Markham’s comments were echoed by Ken Heinly, director of launch products and services at Boeing. “Boeing will not enter into bad business deals,” he said. He then turned to fellow executives from launch services companies on the same panel, including the heads of the “Big Three” companies—Arianespace, ILS, and Sea Launch—and asked, “Is that your position? As I look over the years, it would seem as though there are either huge fluxuations in your cost base, or not all of those launches that you sold were that profitable. And we can’t do that, we will not do that.”
|“We want to have launch providers who are healthy, but only so healthy,” said McGlade.|
Boeing and Lockheed, though, aren’t the only US companies in the commercial launch market that can—or soon plan to—serve the needs of commercial satellite operators. SpaceX’s Falcon 9 rocket, whose first launch is planned for this summer, can launch many of the same satellites currently being launched by the Big Three and others. SpaceX CEO Elon Musk, speaking at a conference luncheon, said that the company is interested in signing up customers in this market. “We do feel that the commercial launch market is extremely important,” he said, “and we are in negotiations for some very significant launch contracts in the commercial sector.”
Satellite operator executives are interested in SpaceX, at least once the vehicle has some successful launches under its belt. “It is wrong to suggest that it is not going to be a viable option for us until some time in the distant future,” said Dan Goldberg, CEO of Telesat. “They’re being well supported by the US government, and they have launches coming up. If those are successful I think any one of us would seriously consider them a future opportunity.”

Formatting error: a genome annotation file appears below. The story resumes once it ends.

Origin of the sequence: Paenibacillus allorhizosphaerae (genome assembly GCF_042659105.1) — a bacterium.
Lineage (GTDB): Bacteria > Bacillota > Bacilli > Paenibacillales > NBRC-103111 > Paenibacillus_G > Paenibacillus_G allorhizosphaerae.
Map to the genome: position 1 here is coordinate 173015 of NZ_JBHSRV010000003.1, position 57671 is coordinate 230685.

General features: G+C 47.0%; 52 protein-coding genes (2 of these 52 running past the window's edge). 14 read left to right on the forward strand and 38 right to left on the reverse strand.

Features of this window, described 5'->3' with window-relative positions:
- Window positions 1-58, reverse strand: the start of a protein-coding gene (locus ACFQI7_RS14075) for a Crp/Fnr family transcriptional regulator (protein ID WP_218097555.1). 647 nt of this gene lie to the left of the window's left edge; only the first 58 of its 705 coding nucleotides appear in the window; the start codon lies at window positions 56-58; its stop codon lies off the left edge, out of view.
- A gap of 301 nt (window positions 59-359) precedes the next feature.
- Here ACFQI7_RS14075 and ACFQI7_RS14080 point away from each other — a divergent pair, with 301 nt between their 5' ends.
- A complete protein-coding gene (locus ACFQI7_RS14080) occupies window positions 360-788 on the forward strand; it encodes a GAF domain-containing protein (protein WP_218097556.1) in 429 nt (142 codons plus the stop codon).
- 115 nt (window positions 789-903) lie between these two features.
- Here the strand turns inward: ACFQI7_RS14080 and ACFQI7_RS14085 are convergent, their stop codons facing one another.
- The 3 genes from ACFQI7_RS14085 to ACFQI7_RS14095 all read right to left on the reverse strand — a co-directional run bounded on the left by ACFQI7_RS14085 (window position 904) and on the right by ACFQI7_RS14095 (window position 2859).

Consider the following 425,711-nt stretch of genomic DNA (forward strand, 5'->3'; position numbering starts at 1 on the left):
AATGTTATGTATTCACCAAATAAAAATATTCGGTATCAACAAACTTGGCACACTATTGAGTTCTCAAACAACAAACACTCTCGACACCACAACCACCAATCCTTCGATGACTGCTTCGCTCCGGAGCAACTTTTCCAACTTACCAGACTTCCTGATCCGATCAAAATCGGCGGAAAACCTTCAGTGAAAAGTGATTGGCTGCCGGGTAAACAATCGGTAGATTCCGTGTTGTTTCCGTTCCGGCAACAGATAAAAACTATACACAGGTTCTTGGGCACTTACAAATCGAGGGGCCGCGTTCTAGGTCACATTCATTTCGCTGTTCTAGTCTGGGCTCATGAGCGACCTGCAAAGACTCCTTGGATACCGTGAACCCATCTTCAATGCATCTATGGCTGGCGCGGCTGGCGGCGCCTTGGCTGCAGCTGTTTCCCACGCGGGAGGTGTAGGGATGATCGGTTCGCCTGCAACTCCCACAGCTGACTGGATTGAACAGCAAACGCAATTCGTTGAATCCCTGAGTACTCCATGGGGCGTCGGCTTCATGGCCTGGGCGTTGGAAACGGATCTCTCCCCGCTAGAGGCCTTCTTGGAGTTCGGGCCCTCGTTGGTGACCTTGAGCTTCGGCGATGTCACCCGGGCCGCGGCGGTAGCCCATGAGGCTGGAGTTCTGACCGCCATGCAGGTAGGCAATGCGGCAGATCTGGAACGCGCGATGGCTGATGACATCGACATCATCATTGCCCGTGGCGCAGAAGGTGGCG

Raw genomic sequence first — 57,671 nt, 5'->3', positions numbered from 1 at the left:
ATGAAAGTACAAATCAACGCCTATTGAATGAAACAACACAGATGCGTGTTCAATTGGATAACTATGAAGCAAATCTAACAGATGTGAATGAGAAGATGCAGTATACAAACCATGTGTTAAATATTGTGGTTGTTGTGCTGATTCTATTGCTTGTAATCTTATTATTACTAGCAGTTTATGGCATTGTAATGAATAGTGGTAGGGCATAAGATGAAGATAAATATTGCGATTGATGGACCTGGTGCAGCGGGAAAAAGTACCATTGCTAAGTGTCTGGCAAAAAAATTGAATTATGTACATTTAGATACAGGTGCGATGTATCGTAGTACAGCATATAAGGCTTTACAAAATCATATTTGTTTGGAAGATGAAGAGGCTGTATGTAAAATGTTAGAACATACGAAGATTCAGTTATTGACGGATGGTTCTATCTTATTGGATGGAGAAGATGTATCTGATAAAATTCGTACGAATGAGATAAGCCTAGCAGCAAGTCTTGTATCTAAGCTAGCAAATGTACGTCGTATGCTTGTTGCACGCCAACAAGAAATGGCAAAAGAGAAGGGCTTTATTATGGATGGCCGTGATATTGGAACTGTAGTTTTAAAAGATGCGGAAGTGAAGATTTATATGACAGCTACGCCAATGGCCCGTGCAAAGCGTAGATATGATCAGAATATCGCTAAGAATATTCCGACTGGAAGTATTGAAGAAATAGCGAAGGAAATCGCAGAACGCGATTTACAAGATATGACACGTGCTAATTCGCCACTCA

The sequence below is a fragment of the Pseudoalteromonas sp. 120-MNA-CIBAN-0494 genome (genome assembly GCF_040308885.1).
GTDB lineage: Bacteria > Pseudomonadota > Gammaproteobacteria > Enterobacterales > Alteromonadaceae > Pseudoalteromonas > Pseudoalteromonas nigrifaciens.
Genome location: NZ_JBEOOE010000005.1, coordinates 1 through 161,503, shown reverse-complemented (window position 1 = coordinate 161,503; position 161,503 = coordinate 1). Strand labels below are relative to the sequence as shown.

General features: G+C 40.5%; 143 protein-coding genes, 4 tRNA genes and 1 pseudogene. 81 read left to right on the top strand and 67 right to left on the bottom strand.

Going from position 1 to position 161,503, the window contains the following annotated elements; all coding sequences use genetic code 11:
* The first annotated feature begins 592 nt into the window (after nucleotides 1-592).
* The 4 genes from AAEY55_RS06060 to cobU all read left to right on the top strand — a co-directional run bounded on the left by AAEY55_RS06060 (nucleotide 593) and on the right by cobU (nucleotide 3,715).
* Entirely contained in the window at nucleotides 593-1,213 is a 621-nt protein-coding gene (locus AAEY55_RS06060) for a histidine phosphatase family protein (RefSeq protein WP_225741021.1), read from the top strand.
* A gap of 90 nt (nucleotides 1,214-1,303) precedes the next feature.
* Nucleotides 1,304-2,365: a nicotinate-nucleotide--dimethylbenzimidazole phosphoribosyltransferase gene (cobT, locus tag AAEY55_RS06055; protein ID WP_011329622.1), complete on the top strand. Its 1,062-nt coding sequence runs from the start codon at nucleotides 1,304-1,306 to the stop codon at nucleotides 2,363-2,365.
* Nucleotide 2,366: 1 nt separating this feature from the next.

Operators are also, more controversially, interested in Chinese launches, particularly after Eutelsat recently became the first Western operator to agree to launch a satellite on a Chinese Long March vehicle since the United States enacted more stringent export control restrictions a decade ago, effectively blocking the Chinese from launching any satellites with American components. Berretta noted that, technically, Eutelsat didn’t sign a contract for a Chinese launch: they have a “delivery in orbit” contract with the satellite’s manufacturer, Thales Alenia Space, who arranged for the Chinese launch of the “ITAR-free” satellite, which avoids US export controls by not using any American compontents.
That interest in other launch options is a cause for concern among those in the launch industry, who are worried about overcapacity in the market: too many launches chasing too few payloads, a situation that could be exacerbated if the recession continues long enough to start significantly affecting operators. “There’s more than ample capacity to satisfy industry demand on the commercial side,” McKenna said. “My question is, are we about ready to oversupply the industry only to create a financial crisis amongst the launch providers?”
Operators share those concerns—up to a point. “We want to have launch providers who are healthy, but only so healthy,” said McGlade. “Healthy enough to ensure that they give us what we need, but not to gouge prices.”